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Limited Engagement: Zombie Girl

August 13th, 2009 by Rebecca Harper Editor

Most kids have a defining moment when they realize what they truly want to be when they grow up. As for Emily Hagins, her mind was set at the age of 8, when she first saw Peter Jackson’s The Lord of the Rings: The Fellowship of the Ring: She wanted to be a filmmaker. Hagins even went so far as to write a letter to the director, and his encouraging response set her on her course. Inspired by an Australian zombie import called Undead, she set about her first full-length feature film, Pathogen, when she was just 12 years old.

Enter filmmakers Aaron Marshall, Erik Mauck and Justin Johnson. Having worked on numerous short films and television themselves, they were looking for a bigger project. And then they stumbled upon Hagins and her project. “We all used to live in Austin, where Emily lives,” says Marshall, who spoke to Hulu by phone last week. “And we came across a casting call for her movie on the Internet. She was looking for 12- to 15-year-old kids to act out a zombie movie directed by a 12-year-old girl. We contacted her family, and within a week we were filming.”

The result is Zombie Girl: The Movie, which streams for free on Hulu and SnagFilms this week. The three stood by as Hagins shot her own film, documenting all of the behind-the-scenes moments on camera. “We decided from the very beginning that since we had knowledge that Emily does not, we would stay back as far as possible,” says Marshall. “We shot like we were flies on the wall. Emily was going be making decisions and making mistakes, and if we intervened at all, we knew we would stunt her learning process. We didn’t want ourselves to be part of the story.”

That meant there were times when Marshall and his partners didn’t say a word as they watched Hagins commit a blunder, even, when Hagins neglected to turn off the music in the back of the scene, for instance. The budding filmmaker had to reshoot the footage. “There was only one moment that any of us had direct contact with the film. Emily was messing with a tripod for 10 or 15 minutes,” says Marshall, who, inspired by Hagins, recently wrote his own horror script, and is also working on a comedy. “She couldn’t find the button, and finally she said, ‘If you have enough footage of me struggling, can you help?’ And so Justin went over and gave her a hand.”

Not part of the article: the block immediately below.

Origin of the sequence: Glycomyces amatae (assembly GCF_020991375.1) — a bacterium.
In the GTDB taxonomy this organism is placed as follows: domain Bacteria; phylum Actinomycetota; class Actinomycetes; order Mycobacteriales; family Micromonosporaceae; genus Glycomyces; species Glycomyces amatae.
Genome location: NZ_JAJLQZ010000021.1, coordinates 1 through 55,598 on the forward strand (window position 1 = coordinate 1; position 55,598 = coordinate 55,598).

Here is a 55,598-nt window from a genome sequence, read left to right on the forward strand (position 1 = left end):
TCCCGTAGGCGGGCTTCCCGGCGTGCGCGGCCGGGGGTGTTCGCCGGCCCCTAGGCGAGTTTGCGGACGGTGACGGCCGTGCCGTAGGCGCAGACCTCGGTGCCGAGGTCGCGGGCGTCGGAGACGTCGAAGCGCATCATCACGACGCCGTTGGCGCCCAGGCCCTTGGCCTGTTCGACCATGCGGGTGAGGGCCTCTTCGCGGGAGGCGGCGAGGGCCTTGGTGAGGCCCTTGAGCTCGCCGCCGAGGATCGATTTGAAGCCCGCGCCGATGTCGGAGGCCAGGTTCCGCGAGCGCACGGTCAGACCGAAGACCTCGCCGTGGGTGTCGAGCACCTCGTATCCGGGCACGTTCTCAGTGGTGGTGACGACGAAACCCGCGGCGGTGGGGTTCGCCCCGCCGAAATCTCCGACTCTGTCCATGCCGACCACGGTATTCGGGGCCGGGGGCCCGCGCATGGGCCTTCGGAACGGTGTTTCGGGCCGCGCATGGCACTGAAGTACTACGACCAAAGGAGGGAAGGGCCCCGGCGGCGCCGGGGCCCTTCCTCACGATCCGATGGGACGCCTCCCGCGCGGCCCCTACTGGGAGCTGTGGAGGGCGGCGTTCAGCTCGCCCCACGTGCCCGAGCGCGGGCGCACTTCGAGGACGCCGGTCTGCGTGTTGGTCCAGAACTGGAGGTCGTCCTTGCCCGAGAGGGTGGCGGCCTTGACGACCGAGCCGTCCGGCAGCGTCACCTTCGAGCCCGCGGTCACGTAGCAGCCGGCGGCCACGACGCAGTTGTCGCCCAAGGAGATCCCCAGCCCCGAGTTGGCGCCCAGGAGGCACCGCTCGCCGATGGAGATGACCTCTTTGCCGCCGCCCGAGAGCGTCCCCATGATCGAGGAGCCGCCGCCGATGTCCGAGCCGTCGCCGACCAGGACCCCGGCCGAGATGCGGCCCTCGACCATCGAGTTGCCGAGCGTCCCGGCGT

As for financing Hagins’ project, most of the support came from her mother, Megan, who was very much a part of Pathogen. “She realized pretty early on how Emily passionate was about this,” Marshall says. “She decided to help her any way she could, so she drove the car, she wrangled all the kids, took care of food, did all the makeup. We caught some high-pressure moments between the two on film. Their relationship strained because of the project but overall, when everything was done, it made their relationship much stronger.”

So how does the young auteur feel about the “running vs. shuffling” zombies debate? “I know that [Emily] does not like a running zombie. She is a walking, shuffling zombie fan,” Marshall tells us. “She mentions this in the film at one point. She is a George Romero zombie purist.” (Marshall himself is a little more lax, saying that it really depends on the nature of the film.)

After its run on Hulu and SnagFilms, Zombie Girl: The Movie will be playing in festivals (it won the Spirit Award at this year’s Slamdance Film Festival). As for Hagins, she funded her second film, a ghost story called The Retelling, with proceeds from Pathogen (DVDs are available through her website). She’s entering her films into festivals, Marshall says, and is currently working on another screenplay, this time a comedy. We’re sure we’ll be seeing more of Hagins in the future.

Rebecca Harper (rebecca.harper@hulu.com)
Editor, Hulu